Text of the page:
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Euglena viridis - “green in the middle, and before and behind white” Antony van Leeuwenhoek - 1674.

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Presentation on theme: "Euglena viridis - “green in the middle, and before and behind white” Antony van Leeuwenhoek - 1674."— Presentation transcript:

1 Euglena viridis - “green in the middle, and before and behind white” Antony van Leeuwenhoek - 1674

2 Resolution  ½

3 Ernst Abbe 1840 - 1905 0.61 λ R.P. = ---------- N.A. N.A. = n (sine α) n = index of refraction α = half angle of illumination

4 Refractive index is dependent on a ray of illumination entering a medium of differing density causing the beam to bend In the vacuum environment of an electron microscope the index of refraction is 1.0 and therefore N.A. depends solely on the half angle of illumination

5 0.61 λ R.P. = ---------- N.A. In light microscopy the N.A. of a lens and therefore resolution can be increased by a) increasing the half angle of illumination, b) increasing the refractive index of the lens by using Crown glass and c) decreasing the wavelength ( λ ) of illumination. In electron microscopy the refractive index cannot exceed 1.0, the half angle is very small, and thus the only thing that can be adjusted is decreasing the wavelength of illumination

6 Transmission Electron Microscopy Louis de Broglie 1923

7 Transmission Electron Microscopy h = Planck's constant (6.624 X 10-27 erg/second) m = mass of an electron (9.11 X 10-28 gram = 1/1837 of a proton) v = velocity of the electron

8 Transmission Electron Microscopy  ( 150 / V ) 1/2 Angstroms Substituting 200 eV for V gives a of 0.87 Angstroms For a beam of 100 KeV we get a wavelength of 0.0389 and a theoretical resolution of 0.0195 Angstroms! But in actuality most TEMs will only have an actual resolution 2.4 Angstroms at 100KeV

9 Transmission Electron Microscopy Ernst Ruska & Max Knoll 1932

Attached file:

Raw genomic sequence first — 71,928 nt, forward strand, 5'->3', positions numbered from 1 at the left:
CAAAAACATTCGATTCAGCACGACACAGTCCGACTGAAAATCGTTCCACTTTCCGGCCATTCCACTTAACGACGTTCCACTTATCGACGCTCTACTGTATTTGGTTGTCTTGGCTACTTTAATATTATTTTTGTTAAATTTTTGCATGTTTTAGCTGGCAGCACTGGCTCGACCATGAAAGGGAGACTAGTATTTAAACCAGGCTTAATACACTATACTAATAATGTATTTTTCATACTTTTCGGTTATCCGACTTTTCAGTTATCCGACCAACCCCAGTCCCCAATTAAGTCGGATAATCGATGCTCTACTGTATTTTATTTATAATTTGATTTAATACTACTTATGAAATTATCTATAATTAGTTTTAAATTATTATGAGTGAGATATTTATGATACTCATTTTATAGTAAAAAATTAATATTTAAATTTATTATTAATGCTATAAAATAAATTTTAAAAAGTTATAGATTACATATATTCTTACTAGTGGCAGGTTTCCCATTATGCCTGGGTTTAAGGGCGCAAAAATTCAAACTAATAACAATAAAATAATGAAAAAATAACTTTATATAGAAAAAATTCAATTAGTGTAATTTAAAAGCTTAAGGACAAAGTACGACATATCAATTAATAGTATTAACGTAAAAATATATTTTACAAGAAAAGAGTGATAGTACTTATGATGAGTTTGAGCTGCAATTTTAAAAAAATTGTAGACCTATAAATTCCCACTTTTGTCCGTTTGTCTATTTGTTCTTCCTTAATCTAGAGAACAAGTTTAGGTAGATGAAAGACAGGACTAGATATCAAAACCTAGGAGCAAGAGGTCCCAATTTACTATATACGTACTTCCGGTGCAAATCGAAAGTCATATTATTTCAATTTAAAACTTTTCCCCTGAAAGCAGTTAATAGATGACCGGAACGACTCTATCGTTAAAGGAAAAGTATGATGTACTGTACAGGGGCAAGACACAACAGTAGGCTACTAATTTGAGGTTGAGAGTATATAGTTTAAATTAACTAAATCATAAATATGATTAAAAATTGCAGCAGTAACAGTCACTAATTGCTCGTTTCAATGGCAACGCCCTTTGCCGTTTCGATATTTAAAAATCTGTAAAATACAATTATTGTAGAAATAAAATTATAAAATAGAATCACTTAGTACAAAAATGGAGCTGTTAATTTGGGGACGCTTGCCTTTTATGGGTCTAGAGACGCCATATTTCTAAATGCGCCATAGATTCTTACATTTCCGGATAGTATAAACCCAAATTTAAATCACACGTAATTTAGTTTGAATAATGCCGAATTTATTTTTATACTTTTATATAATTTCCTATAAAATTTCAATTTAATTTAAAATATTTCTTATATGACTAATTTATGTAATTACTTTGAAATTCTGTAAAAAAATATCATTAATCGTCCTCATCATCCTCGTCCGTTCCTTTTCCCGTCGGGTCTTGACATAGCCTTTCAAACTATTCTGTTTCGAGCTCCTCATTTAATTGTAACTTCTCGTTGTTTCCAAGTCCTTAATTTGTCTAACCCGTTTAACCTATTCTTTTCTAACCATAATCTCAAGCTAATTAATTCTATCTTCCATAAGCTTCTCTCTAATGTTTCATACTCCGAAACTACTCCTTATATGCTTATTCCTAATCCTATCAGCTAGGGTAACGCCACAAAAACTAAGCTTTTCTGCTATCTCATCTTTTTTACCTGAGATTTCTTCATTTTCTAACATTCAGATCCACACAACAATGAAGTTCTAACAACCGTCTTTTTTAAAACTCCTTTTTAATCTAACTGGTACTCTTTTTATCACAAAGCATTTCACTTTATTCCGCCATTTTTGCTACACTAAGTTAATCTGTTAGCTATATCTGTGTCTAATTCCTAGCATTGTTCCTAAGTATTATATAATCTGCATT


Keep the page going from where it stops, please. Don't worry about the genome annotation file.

10 Transmission Electron Microscopy Bill Ladd 1939

11 Transmission Electron Microscopy James Hillier - RCA EMB 1940

12 Electron Sources Thermionic Emitters Field Emitters

13 Electron Sources Work Function Energy (or work) required to withdraw an electron completely from a metal surface. This energy is a measure of how tightly a particular metal holds its electrons

14 Electron Sources Thermionic Emitters utilize heat to overcome the work function of a material. Tungsten Filament (W) Lanthanum Hexaboride LaB6

15 Electron Sources Tungsten emitters Wire bent into a loop of various dimensions. W (m.t. 3410 degrees C.)

16 Electron Sources Increasing the filament current will increase the beam current but only to the point of saturation at which point an increase in the filament current will only shorten the life of the emitter

17 Electron Sources Heat is applied by way of separate resistance wire or ceramic mounts Filament current is separate from heating current

18 Electron Sources Similar in design to a tungsten filament

19 LaB6 Emitters


21 Electron Sources Filament Current (Heating Current) Current running through the emitter Beam Current Current generated by the emitter

22 Electron Sources Filament Centering Gun Horizontal Gun Tilt

23 Electron Sources Field Emitter Single oriented crystal of tungsten etched to a fine tip The emission of electrons that are stripped from parent atoms by a high electric field

24 Electron Sources A Field Emission tip can be “cold” or thermally assisted to help overcome the work function but ultimately it is a high voltage field of 3 KeV that is needed

25 Electron Sources Other Factors to consider? Cost W= $15 LaB6 = $400 F.E. = $6000 Lifetime 100 hr. 1000 hr 5-8,000 hr.

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